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/ Question about Lake District Rock Guidebook

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Sarah Davies - on 23 Dec 2018

Hi,

Does the FRCC Lake District Rock (2015) guidebook have Gimmer Crag in it??

Many Thanks

Sarah

Post edited at 19:22
Graeme Hammond - on 23 Dec 2018
In reply to Sarah Davies:

Yes

Steve Clark - on 23 Dec 2018
In reply to Sarah Davies:

Yes.

One of the topo lines on the front cover is actually The Crack on Gimmer.

Mark Eddy - on 23 Dec 2018
In reply to Sarah Davies:

Yep, about 20 pages just for Gimmer, so very well covered. It’s a very good and useful guidebook

Tom Ripley - on 23 Dec 2018
In reply to Mark Eddy:

> Yep, about 20 pages just for Gimmer, so very well covered. It’s a very good and useful guidebook

No it isn’t. It’s one of the least useable guides published in recent years.

I’d hold out for the Lake District Rockfax that will be published in 2019. I’ve seen some sample chapters (including Gimmer) and it looks excellent.

You could always get a copy of the 2003 Lakes District Rock, cheap second hand.

John Kelly - on 23 Dec 2018
In reply to Tom Ripley:

What you thinking? It seems well pretty illustrated and clear, bit big maybe.

I didn't like the 2003 version, as it happens, weird graphics to my eye, but

https://www.worldofbooks.com/en-gb/books/lake-district-rock-climbs/GOR006572642?keyword=&gclid=Cj0KCQiAgf3gBRDtARIsABgdL3kT3Jp_cMG_8THemEUxmY0zwWk9b0sbwMUtkl4ZPXz_THEjTqO5GKoaAgGNEALw_wcB

Post edited at 21:19
Tom Ripley - on 23 Dec 2018
In reply to John Kelly:

> What you thinking? It seems well pretty illustrated and clear, bit big maybe.

Loads of things:

Some crags described from right to left.

Poor maps and descriptions, which are unusable if you’ve not been before/have local knowledge.

Topos that are spread across double pages and loose routes into the spine of book.

Mega classic routes, like Trilogy left out.

Awful grey cover design. 

Post edited at 21:49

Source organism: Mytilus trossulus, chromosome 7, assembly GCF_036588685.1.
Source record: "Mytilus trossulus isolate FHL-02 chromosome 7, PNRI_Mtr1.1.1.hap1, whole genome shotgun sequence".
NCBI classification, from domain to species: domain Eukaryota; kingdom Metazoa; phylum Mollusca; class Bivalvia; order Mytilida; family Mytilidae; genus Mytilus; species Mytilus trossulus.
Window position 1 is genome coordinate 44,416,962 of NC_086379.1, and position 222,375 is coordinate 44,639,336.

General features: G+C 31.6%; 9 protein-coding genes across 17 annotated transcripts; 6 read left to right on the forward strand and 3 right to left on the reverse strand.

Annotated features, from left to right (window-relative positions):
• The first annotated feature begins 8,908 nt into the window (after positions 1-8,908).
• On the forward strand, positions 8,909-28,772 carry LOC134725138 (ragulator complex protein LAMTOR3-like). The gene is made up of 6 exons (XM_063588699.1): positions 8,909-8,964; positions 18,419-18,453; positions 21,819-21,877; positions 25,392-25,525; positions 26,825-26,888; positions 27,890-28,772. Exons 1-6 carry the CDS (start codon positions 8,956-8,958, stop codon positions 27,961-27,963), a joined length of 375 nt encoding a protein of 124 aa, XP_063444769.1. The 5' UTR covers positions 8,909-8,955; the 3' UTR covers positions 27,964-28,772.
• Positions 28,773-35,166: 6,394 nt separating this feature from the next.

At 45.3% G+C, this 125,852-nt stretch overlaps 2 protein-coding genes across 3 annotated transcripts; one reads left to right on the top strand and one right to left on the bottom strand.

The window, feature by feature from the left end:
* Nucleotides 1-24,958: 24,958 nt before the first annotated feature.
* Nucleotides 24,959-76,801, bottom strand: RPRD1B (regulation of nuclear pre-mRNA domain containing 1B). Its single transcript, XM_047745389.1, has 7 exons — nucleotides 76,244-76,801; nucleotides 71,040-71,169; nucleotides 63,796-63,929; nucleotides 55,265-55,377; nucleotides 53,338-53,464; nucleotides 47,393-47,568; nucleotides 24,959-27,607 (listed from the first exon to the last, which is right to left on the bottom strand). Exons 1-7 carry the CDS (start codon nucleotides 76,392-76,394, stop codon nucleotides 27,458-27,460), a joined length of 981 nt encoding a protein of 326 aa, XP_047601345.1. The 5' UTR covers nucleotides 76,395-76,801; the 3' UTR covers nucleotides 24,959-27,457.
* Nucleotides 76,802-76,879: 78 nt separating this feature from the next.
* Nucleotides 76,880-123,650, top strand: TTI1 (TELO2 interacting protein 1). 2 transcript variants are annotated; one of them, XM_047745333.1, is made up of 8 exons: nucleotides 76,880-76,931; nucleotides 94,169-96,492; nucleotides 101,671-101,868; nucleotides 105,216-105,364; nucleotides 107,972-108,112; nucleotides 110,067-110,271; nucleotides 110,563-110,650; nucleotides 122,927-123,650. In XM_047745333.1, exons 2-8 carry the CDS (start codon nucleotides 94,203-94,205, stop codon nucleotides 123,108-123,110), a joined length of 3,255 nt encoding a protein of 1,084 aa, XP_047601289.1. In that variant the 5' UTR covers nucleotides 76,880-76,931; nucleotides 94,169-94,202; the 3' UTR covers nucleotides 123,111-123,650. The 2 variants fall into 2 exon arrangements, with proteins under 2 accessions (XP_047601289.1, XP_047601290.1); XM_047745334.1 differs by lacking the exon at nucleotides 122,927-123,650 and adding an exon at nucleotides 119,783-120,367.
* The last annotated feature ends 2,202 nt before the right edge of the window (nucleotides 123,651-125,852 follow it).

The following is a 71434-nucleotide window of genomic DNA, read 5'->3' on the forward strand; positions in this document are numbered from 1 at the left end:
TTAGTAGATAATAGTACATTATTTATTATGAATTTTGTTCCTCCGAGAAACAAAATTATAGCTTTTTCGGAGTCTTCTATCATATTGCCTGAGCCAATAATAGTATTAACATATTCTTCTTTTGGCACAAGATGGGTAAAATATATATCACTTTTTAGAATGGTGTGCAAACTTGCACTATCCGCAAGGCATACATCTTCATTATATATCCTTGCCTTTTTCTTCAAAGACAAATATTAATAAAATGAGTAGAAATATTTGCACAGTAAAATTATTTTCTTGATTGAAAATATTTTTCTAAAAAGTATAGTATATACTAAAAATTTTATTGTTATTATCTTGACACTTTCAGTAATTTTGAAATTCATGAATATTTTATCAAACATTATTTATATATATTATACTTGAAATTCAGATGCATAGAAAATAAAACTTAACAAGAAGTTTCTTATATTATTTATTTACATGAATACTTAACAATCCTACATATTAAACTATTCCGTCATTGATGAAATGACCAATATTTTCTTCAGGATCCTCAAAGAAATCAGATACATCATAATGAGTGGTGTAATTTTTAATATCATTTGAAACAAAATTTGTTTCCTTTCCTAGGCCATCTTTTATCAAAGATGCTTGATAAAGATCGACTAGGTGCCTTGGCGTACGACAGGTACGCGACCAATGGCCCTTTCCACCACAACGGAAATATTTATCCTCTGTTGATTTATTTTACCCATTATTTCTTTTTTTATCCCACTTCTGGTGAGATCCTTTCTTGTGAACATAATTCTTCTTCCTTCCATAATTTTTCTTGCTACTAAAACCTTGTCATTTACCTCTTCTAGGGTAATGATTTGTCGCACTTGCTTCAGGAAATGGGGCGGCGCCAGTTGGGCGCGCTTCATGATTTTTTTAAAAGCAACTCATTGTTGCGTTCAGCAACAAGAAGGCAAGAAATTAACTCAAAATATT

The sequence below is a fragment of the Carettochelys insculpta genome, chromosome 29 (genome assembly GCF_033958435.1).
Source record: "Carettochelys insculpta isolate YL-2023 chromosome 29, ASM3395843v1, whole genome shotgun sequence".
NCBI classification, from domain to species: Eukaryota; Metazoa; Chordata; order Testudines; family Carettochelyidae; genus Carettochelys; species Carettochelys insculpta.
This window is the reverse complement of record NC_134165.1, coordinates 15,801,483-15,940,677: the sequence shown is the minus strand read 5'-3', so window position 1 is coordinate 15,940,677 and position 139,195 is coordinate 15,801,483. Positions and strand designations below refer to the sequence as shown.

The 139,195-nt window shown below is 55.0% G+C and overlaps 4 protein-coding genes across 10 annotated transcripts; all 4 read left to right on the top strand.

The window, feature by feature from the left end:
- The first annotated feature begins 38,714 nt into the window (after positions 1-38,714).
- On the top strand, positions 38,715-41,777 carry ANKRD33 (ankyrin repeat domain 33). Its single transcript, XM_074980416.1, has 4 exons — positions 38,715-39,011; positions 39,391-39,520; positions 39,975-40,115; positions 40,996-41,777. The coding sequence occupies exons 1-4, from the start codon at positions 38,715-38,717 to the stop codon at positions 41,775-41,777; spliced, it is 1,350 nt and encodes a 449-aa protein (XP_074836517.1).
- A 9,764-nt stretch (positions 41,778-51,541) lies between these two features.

John Kelly - on 23 Dec 2018
In reply to Tom Ripley:

That's quite a list, I haven't really found any of these issues a problem but I generally have access to the specific guides, I like the photos and graphics, too big for the rucksack though

Trilogy - too hard for me to judge

Post edited at 21:45
Mark Eddy - on 23 Dec 2018
In reply to Tom Ripley:

We clearly have different opinions about this excellent guidebook. Fair to say it’s a little on the large side, but that’s only because they try to fit lots of info and photos in. This guide pretty much means there’s no need to bother with the Selected guides for each valley.

The FRCC guide has been written by a strong team of Lakes based climbers. Not sure if that’s the case for the RF book?

My money would always be on the local guide though as it’s likely to draw from a deeper knowledge.

 

martinturnchapel - on 23 Dec 2018
In reply to Tom Ripley:

I thought it was the convention that crags were described from left to right. 

Tom Ripley - on 23 Dec 2018
In reply to martinturnchapel:

> I thought it was the convention that crags were described from left to right. 

Sorry. I should have re read what I wrote. Now editited.

Post edited at 21:50
Misha - on 23 Dec 2018
In reply to Tom Ripley:

I’d say it’s pretty good but not superb. A lot of the photos are grainy and the cropping is odd. Plus there aren’t enough action photos. Still, until the Rockfax comes out, it’s the only Lakes selective worth having.

Incidentally, I think the Wired Pembroke Rock selective is superb - but that’s a CC rather than an FRCC guide (Wired is just common branding). Perhaps the next Wired guide will be even better!